Mexican Officials Hope Economic Growth Can Stem Illegal Immigration

Mexican officials hope economic growth can stem illegal migration

By Olga R. Rodriguez

4:19 p.m. October 12, 2006

MEXICALI, Mexico Top Mexican business leaders were developing ways Thursday to boost the economy and create jobs in a bid to stem illegal immigration to the United States, where authorities are tightening border security to stop migrants from entering.
President Vicente Fox told the group Thursday that he shared the private sector's concern over the lack of security along the Mexico-U.S. border, but he said security, especially when it is related to organized crime, is a joint problem with the United States.

We have a common problem. A shared responsibility on this border, Fox said. To achieve this security, we have to work together and stop pointing fingers and assigning blame.
The business leaders presented their ideas to an audience that included Fox and Mexican billionaire Carlos Slim, among others, during a two-day Northern Frontier Forum in Mexicali, a Mexican border city in Baja California state.

The meeting comes a week after President Bush signed a bill to fund additional fencing along the U.S.-Mexico border to stop migrants from entering illegally.

Mexico's six northern states have 16 million residents, and feature bustling trade and manufacturing and agricultural businesses that account for 23 percent of the country's gross domestic product.

Serious crime remains a challenge, however.

Fox again pointed out that the U.S. is the biggest market in the world for illegal drugs, and said the profit from the drug trade contributes to corruption because drug traffickers are able to corrupt government officials and police in Mexico.

Drug-related violence has left scores of people dead on the border, especially in Nuevo Laredo, across from Laredo, Texas. And in Tijuana across from San Diego members of the business community recently severed relations with the local government, saying police were not doing enough to stop kidnappings targeting them.

We are transit states for drug trafficking, and public policies have to take these circumstances into account, said Reginaldo Esquer, president of the Baja California state board of business directors. The group has invited its counterparts in the other five northern border states to form a united lobbying front.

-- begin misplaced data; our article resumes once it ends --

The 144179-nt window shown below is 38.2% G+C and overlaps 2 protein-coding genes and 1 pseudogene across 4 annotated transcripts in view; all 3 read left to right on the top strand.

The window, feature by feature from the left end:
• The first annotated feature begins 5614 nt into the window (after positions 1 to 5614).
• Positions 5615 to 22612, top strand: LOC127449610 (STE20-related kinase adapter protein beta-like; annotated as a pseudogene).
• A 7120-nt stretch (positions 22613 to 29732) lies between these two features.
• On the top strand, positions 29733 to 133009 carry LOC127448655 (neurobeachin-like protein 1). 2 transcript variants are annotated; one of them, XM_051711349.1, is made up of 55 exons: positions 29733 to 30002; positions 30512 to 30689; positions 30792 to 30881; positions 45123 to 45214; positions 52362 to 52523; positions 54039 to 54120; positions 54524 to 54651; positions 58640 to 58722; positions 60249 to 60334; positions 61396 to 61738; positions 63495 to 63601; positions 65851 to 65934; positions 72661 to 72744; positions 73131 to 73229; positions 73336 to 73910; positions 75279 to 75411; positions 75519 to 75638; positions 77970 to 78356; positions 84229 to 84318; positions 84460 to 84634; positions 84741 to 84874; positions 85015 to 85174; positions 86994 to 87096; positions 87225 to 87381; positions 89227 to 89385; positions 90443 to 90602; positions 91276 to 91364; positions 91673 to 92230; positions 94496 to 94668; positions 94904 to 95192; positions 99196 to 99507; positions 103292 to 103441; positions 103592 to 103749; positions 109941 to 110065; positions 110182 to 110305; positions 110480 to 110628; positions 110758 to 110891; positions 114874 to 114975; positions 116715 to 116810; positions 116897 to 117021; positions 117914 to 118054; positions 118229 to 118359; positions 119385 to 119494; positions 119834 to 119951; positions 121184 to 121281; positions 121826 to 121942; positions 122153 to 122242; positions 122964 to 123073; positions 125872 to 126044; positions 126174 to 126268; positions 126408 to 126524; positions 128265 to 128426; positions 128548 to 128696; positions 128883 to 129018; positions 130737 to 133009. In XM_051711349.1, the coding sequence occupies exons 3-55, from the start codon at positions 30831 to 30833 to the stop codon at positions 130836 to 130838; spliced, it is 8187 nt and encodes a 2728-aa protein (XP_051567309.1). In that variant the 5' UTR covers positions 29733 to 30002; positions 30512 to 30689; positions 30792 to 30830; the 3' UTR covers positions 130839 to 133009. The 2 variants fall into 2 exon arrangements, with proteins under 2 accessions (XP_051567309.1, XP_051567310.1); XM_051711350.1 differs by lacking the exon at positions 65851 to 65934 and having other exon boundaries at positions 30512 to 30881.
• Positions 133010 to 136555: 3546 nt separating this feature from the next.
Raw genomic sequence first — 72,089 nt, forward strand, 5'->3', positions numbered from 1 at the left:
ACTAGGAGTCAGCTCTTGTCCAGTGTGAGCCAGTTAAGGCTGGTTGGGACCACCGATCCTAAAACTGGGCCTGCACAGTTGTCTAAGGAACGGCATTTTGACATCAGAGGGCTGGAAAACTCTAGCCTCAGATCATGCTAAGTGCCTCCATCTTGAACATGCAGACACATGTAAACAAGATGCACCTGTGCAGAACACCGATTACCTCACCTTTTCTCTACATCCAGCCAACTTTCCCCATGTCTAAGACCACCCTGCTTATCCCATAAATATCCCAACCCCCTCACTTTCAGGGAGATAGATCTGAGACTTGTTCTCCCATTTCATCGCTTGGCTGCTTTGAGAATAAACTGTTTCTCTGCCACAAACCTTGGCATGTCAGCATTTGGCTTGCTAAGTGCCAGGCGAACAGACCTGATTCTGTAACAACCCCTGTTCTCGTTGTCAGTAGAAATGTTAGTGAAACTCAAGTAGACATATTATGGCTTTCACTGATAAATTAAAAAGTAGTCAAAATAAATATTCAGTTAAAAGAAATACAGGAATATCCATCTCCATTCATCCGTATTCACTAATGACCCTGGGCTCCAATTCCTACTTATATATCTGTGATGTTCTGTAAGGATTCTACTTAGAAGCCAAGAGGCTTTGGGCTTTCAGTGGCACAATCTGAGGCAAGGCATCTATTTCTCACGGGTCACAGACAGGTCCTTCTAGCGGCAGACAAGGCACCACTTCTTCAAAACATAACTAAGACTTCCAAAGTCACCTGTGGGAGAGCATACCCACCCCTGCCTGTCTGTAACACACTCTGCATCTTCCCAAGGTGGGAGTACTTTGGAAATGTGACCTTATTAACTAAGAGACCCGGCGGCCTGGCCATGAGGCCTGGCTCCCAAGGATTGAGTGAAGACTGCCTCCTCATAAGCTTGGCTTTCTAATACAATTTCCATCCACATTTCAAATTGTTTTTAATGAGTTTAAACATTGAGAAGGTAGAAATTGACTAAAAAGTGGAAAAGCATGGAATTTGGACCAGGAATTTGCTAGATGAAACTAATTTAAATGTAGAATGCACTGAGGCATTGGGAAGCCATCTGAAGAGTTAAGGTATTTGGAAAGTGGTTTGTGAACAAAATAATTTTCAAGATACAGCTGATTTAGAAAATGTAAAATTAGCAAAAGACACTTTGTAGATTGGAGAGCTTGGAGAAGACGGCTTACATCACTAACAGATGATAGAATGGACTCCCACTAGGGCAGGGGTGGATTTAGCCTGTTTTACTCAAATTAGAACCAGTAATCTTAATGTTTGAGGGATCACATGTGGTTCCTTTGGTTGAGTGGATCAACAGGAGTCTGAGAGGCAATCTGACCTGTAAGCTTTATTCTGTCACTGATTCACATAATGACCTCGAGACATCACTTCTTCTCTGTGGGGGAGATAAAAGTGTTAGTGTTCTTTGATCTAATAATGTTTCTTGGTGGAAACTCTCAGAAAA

On Tuesday, Mexican President-elect Felipe Calderon proposed political and economic reforms, and pledged progress on issues including law enforcement and jobs.

He said he hopes to eradicate the extreme poverty suffered by about 20 percent of Mexico's 107 million people, which forces about 400,000 to migrate, mainly to the United States, each year. Calderon said he wants Mexico to boost its per-capita income from the equivalent of about $8,000 to around $30,000 by 2030.

Fox told the business leaders Thursday that he is turning over a very healthy economy to Calderon, claiming that Mexico was able to get an additional revenue of 75 billion pesos ($7 billion U.S.) this year that will be distributed to state and city governments. Of that 75 billion pesos, Fox said 12 billion ($1 billion) will go to the border region.

The border states are having an extraordinary year, Fox said, adding that 1 million jobs have been created.

President-elect Calderon begins a six-year term on Dec. 1, and has promised to keep lobbying U.S. lawmakers to pass a guest-worker program for Mexican migrants. Fox championed the move throughout his term and Bush initially supported it. The program failed to muster sufficient support in Congress, and has been dropped by the White House, at least until after the November congressional elections.

Congress focused instead on security, arguing that the porous U.S.-Mexico border could be used by terrorists trying to sneak into the U.S., although there has been no evidence of that.

Last week, Bush signed a homeland security funding bill that includes $1.2 billion for fencing along the border to stop illegal crossings by immigrants and criminals.